In contrast, Canadian feminists and their allies’ success in decriminalizing abortion remains uncontested. To his credit, Prime Minister Justin Trudeau pledged $650 million in March for women’s sexual and reproductive health around the world, stating “a lack of choices in reproductive health mean that they [women] either are at risk of death, or simply cannot contribute and cannot achieve their potential.”
But, when Trump applauded Trudeau’s initiative to organize a joint women’s entrepreneur project in February, many questioned how sincere this “pro-women” gesture was. A diversity of board members not only benefits women, but expands business approaches and ideas. And women are underrepresented at this level, only holding 18.8% of Fortune 1000 company board seats in 2015 and 20.6% of the seats on Fortune 500 boards. The Trump-Trudeau roundtable with North American businesswomen may have raised awareness on women’s value in the workplace, but did the session result in a significant step toward equality or simply provide an image-boost for the male leaders involved?
Certainly in stark contrast to Trump’s male-dominated inner circle is Trudeau’s cabinet, with half of its members female, appointed from a caucus where women comprise 27% of Liberal members of Parliament. However, Canada only ranks 50th out of 190 countries on proportion of national-level female politicians. As well, five of the 15 women in Trudeau’s cabinet are in junior positions.
In Israel, women have also been elected in greater numbers over time but men are still at the helm. Economic equality also eludes Israeli women at every level. This appears to be the narrative for women in most democracies, Scandinavian nations providing some important exceptions.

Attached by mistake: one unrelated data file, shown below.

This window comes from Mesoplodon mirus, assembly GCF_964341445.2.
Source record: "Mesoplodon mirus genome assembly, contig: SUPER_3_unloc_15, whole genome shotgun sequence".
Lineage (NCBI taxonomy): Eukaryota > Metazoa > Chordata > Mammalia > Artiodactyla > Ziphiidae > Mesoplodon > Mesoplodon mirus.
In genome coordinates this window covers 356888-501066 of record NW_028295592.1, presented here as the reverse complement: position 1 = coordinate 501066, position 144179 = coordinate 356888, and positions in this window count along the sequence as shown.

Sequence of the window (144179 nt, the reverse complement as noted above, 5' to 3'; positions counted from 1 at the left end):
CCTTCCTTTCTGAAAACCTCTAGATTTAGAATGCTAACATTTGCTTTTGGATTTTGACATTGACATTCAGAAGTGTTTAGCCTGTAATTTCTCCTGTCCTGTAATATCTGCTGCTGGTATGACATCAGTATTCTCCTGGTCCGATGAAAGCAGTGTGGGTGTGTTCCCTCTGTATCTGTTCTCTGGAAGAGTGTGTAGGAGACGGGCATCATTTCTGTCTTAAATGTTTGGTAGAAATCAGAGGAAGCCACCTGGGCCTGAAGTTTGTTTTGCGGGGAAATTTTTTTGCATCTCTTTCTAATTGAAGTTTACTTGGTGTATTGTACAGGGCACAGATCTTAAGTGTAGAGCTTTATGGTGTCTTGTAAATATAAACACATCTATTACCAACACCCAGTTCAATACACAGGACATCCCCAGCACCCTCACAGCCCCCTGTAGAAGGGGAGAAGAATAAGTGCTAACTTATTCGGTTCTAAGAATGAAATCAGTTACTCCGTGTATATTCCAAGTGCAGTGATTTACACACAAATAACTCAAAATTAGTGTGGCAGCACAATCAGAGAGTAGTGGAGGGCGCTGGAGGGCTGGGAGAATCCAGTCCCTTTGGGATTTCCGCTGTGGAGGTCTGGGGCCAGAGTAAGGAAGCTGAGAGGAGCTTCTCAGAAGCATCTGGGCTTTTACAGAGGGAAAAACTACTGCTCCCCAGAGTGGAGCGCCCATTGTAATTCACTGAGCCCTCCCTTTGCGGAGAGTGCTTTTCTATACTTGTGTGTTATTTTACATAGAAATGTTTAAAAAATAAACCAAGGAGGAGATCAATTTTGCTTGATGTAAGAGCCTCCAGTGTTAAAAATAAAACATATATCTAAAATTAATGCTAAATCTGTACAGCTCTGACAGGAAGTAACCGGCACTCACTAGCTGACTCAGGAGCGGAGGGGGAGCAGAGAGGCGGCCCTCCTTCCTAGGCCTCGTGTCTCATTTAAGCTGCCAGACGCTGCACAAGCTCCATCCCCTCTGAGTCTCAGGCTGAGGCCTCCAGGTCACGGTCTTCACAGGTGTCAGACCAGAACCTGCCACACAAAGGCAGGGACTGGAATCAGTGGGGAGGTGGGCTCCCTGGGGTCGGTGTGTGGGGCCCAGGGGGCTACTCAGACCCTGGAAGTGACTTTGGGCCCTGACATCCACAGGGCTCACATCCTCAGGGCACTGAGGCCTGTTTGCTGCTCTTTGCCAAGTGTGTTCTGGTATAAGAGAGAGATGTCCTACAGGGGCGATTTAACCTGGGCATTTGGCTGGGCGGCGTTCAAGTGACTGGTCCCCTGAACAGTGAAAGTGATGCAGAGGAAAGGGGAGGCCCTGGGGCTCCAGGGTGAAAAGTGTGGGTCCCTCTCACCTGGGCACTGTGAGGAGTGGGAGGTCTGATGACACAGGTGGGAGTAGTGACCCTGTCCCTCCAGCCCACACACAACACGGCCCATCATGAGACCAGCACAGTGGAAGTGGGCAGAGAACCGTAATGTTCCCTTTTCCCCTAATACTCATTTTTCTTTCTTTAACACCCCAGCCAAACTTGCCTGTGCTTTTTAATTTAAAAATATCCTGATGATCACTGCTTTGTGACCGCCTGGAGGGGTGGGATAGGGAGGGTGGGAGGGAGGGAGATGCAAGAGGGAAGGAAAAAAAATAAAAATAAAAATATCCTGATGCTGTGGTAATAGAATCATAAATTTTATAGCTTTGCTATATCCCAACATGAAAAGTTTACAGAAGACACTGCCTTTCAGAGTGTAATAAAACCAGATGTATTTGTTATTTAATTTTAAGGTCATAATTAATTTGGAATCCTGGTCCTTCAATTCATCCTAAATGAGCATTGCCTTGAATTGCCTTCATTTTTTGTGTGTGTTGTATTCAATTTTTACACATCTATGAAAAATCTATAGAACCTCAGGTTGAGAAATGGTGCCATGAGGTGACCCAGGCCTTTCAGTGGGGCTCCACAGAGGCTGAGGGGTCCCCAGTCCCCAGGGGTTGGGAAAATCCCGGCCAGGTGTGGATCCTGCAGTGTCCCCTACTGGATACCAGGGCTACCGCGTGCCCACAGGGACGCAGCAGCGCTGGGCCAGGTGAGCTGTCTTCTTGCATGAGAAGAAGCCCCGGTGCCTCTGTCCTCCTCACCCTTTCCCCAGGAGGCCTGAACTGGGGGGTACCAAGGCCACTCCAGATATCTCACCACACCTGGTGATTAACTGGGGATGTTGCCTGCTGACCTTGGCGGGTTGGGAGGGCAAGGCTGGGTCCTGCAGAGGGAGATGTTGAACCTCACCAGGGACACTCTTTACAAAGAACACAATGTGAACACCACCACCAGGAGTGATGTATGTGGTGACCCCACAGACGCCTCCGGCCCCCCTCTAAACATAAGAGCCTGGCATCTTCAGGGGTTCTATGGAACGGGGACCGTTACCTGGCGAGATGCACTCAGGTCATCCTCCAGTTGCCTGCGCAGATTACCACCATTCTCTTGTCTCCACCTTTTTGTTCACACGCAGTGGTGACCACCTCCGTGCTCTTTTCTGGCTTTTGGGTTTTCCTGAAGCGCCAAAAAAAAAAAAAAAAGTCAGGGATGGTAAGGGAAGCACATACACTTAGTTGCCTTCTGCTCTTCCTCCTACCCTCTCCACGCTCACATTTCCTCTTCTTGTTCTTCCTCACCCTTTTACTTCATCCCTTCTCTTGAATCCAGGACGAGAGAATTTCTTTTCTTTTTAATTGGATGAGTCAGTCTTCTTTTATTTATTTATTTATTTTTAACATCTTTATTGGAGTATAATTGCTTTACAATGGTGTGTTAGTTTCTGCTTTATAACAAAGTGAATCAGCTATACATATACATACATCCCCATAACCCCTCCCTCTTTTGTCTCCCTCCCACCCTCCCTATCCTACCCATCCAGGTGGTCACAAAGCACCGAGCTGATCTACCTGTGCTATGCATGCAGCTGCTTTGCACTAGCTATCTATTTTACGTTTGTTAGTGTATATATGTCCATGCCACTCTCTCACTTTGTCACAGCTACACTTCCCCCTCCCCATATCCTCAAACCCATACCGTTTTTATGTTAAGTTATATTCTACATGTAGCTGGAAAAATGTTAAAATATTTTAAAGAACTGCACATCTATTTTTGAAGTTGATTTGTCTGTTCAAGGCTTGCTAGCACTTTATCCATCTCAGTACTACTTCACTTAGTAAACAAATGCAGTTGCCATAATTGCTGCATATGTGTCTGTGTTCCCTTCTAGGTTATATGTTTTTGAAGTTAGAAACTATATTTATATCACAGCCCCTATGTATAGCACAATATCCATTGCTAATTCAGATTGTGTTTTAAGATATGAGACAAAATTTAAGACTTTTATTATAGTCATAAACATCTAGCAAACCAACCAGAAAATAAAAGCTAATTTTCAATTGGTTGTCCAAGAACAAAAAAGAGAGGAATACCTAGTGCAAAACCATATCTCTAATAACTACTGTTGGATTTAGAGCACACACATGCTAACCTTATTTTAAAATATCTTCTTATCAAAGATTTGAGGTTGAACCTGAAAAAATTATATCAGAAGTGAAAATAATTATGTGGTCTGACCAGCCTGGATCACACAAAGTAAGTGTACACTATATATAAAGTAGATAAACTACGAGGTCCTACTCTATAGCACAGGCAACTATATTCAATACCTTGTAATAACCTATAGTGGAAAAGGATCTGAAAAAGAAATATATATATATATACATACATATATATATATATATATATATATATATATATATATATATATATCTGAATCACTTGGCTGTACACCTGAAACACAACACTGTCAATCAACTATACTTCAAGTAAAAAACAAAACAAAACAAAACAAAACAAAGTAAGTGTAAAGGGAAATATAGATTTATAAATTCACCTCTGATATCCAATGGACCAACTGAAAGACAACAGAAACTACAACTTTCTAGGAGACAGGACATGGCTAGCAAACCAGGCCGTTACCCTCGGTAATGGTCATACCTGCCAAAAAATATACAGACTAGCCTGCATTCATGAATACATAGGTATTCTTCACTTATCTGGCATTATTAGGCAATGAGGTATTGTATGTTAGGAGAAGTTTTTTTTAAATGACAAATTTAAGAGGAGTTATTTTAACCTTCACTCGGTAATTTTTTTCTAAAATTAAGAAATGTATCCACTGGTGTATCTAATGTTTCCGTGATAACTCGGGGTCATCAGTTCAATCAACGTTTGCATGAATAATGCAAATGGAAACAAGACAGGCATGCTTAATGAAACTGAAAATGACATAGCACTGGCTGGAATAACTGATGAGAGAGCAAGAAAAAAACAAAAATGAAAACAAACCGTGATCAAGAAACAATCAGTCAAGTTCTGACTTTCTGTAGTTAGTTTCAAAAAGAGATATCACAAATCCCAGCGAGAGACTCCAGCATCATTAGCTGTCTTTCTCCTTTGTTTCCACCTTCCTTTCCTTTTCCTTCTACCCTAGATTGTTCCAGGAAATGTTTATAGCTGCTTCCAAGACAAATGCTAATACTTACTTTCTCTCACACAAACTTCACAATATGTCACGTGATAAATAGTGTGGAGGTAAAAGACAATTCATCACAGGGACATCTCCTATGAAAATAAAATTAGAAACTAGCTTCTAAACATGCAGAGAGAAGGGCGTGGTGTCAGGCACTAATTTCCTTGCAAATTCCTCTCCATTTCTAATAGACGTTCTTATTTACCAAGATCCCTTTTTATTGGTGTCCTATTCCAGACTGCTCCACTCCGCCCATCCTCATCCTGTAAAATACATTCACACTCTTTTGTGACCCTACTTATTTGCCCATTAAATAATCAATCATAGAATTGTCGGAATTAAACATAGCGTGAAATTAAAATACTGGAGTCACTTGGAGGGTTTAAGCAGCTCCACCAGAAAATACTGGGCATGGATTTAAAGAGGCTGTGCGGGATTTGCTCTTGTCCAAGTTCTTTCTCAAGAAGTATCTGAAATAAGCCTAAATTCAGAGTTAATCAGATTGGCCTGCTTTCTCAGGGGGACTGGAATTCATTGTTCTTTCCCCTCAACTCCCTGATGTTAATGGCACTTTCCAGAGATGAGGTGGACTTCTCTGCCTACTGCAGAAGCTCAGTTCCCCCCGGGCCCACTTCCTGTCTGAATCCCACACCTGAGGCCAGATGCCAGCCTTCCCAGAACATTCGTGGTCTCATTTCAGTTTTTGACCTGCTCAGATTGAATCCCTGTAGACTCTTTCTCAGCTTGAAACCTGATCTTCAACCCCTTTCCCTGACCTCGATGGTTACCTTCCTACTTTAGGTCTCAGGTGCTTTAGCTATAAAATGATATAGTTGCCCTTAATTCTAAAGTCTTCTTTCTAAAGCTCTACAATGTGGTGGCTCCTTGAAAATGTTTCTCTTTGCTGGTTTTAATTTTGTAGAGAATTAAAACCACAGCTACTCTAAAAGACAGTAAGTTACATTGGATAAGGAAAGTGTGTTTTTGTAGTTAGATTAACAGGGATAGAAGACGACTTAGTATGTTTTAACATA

Systemic, rather than cosmetic, changes need to be made within institutions – including provisions for harassment-free parliamentary debate so female politicians can thrive without being subject to intimidation and emotional abuse. Indeed, all forms of violence faced by women from all walks of life must be addressed, most urgently among indigenous women in Canada, a long-ignored and tragic reality.
When policies impacting the vast majority of women are implemented, the ramifications are significant. Consider that women continue to be the primary childcare provider: according to Statistics Canada, women comprise 80% of single parents with a child and three quarters of part-time workers are women.
So why, again using Statistics Canada figures, do women make 87 cents for every man’s dollar – a gap even wider for visible minorities and immigrant women? Pay equity legislation is a move in the right direction and provinces that do not have this, such as Alberta, are shown to have a wider gap.
The spread of part-time, precarious jobs affects all workers, but especially women, and has led to a groundswell of campaigns across North America to raise the minimum wage. In British Columbia, 63% of minimum wage earners are women, according to the B.C. Federation of Labour, and these are not only teenagers – 80% of all minimum wage earners are over 20 years old.
Malala Yousafzai was recently bestowed with an honorary Canadian citizenship by the Trudeau government, her bravery and powerful messages to girls and women inspiring global admiration. She would undoubtedly agree that, in these politically uncertain times, we must strive for a climate of respect and tolerance and ensure women are an integral part of dialogues and policies.
Janet Nicol is a teacher at Killarney Secondary School in Vancouver, freelance writer and local historian. She has written previously about an early-20th-century Jewish-Canadian human rights lawyer, Israel Rubinowitz, for the Jewish Independent.